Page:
There are many lessons to be learned here, but the one I’ve walked away with is that since this story came out, I’ve been more careful to check with sources if I’m not familiar with the science myself (and even if I am familiar with it). It’s impossible to prevent all mistakes in writing science articles — in writing anything — but a healthy dose of skepticism is required to minimize them.

In fact, I’d say a healthy dose of skepticism is always required, in every situation. It’s a highly useful tool.

CATEGORIZED UNDER: NASA, Piece of mind, Skepticism

Clair de Mercury

By Phil Plait | September 30, 2011 6:30 am

I know I just posted a MESSENGER photo of craters, but this one is different and spectacular enough that I figure, why not? I love a big, splashy, wide-angle shot of a rayed crater! So here’s the lovely, 80-km wide impact crater Debussy on the surface of Mercury:

[Click to haphaestenate.]

Craters make rays when the ejected material blasted out forms long plumes which fall across the surface. On airless worlds, those trajectories are ballistic, heading straight out from the center of the impact. Deeper material tends to be a lighter shade than surface material, so the interior of the crater and the rays are lighter than surrounding surface stuff. You can also see what’s called the apron, the layer of material that falls immediately around the crater, surrounding it (that’s more clear in an earlier image of the crater looking more straight down on it).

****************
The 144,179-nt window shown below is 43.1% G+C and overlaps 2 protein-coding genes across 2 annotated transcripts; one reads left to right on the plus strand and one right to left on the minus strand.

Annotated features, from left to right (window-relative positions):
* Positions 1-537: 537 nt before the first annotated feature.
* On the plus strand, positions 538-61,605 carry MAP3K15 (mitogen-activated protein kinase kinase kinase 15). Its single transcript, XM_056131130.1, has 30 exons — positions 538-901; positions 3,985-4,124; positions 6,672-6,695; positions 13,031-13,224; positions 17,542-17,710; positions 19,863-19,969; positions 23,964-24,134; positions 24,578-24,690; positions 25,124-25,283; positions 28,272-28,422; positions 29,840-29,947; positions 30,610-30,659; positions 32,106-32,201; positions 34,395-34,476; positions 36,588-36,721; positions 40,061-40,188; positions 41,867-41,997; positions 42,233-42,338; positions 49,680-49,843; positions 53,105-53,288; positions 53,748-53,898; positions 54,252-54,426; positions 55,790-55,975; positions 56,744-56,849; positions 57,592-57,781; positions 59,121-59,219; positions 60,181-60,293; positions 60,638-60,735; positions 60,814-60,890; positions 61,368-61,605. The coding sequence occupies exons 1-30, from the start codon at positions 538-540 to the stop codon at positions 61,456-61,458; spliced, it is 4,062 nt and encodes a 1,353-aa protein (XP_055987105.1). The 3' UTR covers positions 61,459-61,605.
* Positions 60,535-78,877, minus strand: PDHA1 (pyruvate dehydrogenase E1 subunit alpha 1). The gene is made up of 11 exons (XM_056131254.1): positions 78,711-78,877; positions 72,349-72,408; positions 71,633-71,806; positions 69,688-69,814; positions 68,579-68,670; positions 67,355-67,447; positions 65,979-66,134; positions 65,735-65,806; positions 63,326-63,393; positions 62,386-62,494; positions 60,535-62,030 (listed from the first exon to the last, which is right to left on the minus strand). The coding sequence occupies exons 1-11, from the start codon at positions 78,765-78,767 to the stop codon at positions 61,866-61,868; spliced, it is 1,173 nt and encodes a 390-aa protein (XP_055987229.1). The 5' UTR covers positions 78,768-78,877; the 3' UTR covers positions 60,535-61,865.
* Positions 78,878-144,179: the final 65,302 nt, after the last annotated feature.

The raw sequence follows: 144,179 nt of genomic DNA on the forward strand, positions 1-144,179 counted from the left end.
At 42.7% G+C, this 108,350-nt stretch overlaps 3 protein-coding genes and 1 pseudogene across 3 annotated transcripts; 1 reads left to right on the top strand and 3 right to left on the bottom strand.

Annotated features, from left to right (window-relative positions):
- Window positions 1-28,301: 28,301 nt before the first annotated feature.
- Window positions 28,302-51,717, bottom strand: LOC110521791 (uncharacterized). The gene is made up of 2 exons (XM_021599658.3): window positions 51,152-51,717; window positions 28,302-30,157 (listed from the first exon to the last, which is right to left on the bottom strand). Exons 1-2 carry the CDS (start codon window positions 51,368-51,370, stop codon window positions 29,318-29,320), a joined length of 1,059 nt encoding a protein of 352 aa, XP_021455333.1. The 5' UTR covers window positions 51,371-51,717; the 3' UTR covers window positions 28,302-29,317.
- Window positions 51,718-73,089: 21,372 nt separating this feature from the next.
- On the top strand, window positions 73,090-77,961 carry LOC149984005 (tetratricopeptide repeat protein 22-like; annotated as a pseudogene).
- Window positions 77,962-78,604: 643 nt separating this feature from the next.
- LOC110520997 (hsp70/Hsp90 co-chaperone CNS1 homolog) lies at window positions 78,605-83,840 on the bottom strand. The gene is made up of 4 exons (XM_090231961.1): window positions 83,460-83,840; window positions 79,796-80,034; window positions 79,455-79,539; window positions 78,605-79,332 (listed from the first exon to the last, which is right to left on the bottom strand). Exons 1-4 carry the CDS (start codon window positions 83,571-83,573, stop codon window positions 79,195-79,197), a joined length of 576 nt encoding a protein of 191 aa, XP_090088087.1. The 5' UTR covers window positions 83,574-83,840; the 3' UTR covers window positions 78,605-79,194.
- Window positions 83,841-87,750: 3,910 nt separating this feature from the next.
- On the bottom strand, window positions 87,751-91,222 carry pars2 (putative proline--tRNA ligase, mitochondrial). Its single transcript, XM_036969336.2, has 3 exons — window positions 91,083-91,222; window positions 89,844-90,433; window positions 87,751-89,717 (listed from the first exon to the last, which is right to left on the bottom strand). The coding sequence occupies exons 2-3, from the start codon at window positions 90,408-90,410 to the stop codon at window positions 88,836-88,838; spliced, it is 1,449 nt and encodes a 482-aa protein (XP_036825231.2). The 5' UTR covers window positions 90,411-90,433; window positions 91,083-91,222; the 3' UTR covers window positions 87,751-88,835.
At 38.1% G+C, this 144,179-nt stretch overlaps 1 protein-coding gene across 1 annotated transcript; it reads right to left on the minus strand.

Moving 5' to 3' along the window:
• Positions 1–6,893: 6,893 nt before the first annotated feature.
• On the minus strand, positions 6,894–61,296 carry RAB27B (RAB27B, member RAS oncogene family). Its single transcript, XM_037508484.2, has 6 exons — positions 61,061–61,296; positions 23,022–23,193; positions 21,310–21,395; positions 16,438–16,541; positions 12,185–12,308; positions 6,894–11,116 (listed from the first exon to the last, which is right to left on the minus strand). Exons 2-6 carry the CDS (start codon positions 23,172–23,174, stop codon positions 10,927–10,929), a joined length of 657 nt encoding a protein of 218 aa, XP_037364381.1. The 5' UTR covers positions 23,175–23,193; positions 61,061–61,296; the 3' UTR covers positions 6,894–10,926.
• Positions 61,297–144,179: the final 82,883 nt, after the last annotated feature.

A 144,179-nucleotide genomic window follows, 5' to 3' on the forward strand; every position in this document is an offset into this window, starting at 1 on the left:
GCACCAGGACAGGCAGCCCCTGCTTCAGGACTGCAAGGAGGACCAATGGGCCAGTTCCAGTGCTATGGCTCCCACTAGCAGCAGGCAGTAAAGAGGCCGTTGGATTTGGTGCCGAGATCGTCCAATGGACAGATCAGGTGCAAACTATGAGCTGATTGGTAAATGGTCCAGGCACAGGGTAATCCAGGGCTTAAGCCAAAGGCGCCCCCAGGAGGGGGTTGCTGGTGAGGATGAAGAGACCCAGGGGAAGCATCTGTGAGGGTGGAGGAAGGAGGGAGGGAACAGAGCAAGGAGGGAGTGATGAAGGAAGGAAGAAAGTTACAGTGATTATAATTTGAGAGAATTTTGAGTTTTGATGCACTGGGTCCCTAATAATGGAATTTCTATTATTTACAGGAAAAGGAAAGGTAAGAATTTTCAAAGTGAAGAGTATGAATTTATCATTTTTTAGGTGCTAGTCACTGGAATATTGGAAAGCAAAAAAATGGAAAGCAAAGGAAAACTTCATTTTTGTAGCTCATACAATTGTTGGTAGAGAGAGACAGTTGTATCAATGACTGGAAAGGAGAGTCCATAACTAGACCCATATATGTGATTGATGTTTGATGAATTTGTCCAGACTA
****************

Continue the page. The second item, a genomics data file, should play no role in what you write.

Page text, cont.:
Rayed craters are common (even on our Moon; take a look at Tycho!), and usually indicate the impact was recent (geologically), since the rays eventually get eroded by the solar wind, cosmic rays, and subsequent meteorite impacts. Debussy is therefore one of the younger features on Mercury. It still has that youthful shine.

Image credit: NASA/Johns Hopkins University Applied Physics Laboratory/Carnegie Institution of Washington

Related posts:

Jaw-dropping mosaic of Mercury’s battered, beautiful face
More Mercury
MESSENGER’s family portrait
Watermelon planet (a personal favorite of mine)

CATEGORIZED UNDER: Astronomy, Pretty pictures

All these worlds are yours…

By Phil Plait | September 29, 2011 1:30 pm

I’ve known Dan Durda since college. We went to Michigan together, studying astronomy. He wound up getting into asteroids and exoplanets, and may yet be part of a team that will save the Earth from an impact.